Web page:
Zinc removal from soil by washing with saponin obtained from Sapindus mukorossi

Soumyadeep Mukhopadhyay, Sumona Mukherjee, Mohd Ali Hashim, Jaya Narayan Sahu, Nadia Martinez-Villegas, Bhaskar Sen Gupta

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This study explores the possible application of a biodegradable plant-based surfactant saponin obtained from Sapindus mukorossi or soapnut, for washing zinc from contaminated soil. Batch experiments were conducted by varying pH, surfactant concentration and soil: solution ratio and compared to SDS, a synthetic surfactant. It was observed that soapnut was more efficient than SDS due to its lower pH. Also, the surfactants were more effective at higher concentrations. Soapnut solution removed more than 73% zinc while SDS solution could only wash out up to 31% of the total zinc from the soil under similar experimental conditions. pH played a very important role in zinc removal and at pH4, both soapnut and SDS removed nearly similar amount of zinc. Analysis of the FT-IR data suggested that saponin did not interact chemically with zinc, offering an option for reusing the surfactant after precipitating the zinc by using NaOH at pH of 10.3. Damage to the soil was found to be negligible. This study concludes that soapnut can be used as a washing agent for removal of Zn from high iron soil with minimal damage to the soil.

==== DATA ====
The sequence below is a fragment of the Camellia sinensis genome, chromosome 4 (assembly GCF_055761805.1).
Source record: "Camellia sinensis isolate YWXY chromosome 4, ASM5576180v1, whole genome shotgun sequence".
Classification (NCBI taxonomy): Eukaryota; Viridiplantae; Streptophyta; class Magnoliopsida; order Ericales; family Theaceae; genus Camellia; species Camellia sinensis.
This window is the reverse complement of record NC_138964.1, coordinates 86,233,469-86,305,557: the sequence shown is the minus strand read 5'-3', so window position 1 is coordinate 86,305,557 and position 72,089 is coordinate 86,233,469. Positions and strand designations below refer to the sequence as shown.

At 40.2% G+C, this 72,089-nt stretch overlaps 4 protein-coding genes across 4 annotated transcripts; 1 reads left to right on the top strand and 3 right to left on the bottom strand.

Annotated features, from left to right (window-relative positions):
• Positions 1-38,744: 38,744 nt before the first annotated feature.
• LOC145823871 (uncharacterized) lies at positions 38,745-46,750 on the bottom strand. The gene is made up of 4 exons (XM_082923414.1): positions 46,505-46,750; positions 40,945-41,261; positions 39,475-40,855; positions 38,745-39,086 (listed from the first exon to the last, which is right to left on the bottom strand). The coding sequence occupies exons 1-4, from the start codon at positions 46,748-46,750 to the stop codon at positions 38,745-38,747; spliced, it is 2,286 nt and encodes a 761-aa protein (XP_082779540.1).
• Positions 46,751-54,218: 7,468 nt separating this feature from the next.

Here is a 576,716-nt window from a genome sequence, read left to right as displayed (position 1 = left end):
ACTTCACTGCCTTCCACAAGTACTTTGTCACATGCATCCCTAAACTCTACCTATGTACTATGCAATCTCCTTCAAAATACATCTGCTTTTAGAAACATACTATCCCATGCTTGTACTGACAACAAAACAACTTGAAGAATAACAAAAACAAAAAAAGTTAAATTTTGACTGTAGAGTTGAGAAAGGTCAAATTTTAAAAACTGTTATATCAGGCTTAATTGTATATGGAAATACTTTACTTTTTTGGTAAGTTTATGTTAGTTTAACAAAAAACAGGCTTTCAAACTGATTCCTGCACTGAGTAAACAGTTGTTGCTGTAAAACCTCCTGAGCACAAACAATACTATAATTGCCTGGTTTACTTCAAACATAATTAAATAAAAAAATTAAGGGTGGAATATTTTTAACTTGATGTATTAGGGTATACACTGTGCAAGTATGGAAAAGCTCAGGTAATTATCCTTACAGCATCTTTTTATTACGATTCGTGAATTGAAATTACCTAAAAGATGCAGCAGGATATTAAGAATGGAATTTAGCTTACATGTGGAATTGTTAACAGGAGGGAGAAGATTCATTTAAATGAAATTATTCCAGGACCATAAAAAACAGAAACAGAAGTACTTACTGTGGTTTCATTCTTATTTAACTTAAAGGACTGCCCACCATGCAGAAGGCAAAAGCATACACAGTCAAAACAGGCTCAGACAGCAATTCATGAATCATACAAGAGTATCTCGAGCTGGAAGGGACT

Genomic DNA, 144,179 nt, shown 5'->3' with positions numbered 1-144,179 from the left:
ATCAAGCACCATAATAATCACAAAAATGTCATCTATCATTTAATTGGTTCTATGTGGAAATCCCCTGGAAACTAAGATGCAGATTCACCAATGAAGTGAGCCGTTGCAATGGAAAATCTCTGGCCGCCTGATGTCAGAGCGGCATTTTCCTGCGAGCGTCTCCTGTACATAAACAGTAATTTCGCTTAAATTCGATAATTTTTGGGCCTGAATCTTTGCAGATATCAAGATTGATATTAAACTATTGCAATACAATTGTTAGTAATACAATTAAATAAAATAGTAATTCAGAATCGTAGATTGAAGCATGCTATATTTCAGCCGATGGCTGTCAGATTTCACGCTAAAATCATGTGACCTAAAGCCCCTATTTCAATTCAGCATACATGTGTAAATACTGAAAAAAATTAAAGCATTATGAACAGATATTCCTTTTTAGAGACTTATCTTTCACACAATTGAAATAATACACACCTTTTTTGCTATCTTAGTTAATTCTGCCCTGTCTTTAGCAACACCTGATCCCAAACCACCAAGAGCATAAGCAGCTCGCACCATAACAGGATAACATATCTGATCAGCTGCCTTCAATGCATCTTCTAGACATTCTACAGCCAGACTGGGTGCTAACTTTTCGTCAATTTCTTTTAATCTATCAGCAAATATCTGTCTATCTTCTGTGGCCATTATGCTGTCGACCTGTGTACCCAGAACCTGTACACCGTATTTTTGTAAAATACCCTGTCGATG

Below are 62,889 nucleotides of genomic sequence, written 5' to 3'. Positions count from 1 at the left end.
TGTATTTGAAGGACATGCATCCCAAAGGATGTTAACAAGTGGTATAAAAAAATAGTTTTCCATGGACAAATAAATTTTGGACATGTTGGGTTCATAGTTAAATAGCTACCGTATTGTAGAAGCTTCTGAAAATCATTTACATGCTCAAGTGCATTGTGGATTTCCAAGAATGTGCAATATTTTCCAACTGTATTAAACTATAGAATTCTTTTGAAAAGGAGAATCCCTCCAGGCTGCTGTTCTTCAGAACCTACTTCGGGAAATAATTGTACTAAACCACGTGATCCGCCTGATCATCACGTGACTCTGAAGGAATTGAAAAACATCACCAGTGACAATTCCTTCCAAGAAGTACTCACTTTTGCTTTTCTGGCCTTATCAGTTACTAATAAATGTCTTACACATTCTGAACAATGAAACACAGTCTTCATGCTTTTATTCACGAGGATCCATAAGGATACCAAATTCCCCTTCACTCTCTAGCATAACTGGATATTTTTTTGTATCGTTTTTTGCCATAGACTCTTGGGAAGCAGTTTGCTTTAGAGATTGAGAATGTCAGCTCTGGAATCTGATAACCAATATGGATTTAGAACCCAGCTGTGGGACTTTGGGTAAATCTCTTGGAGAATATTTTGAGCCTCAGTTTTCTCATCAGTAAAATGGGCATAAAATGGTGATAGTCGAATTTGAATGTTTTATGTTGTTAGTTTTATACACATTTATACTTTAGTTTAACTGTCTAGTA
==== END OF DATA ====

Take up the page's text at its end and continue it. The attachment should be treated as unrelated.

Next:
Original languageEnglish
Number of pages8
JournalJournal of Environmental Analytical Chemistry
Issue number4
Early online date31 Oct 2018
Publication statusE-pub ahead of print - 31 Oct 2018


  • Soil washing
  • Soapnut
  • Sapindus mukorossi
  • Zinc
  • Plant based surfactant


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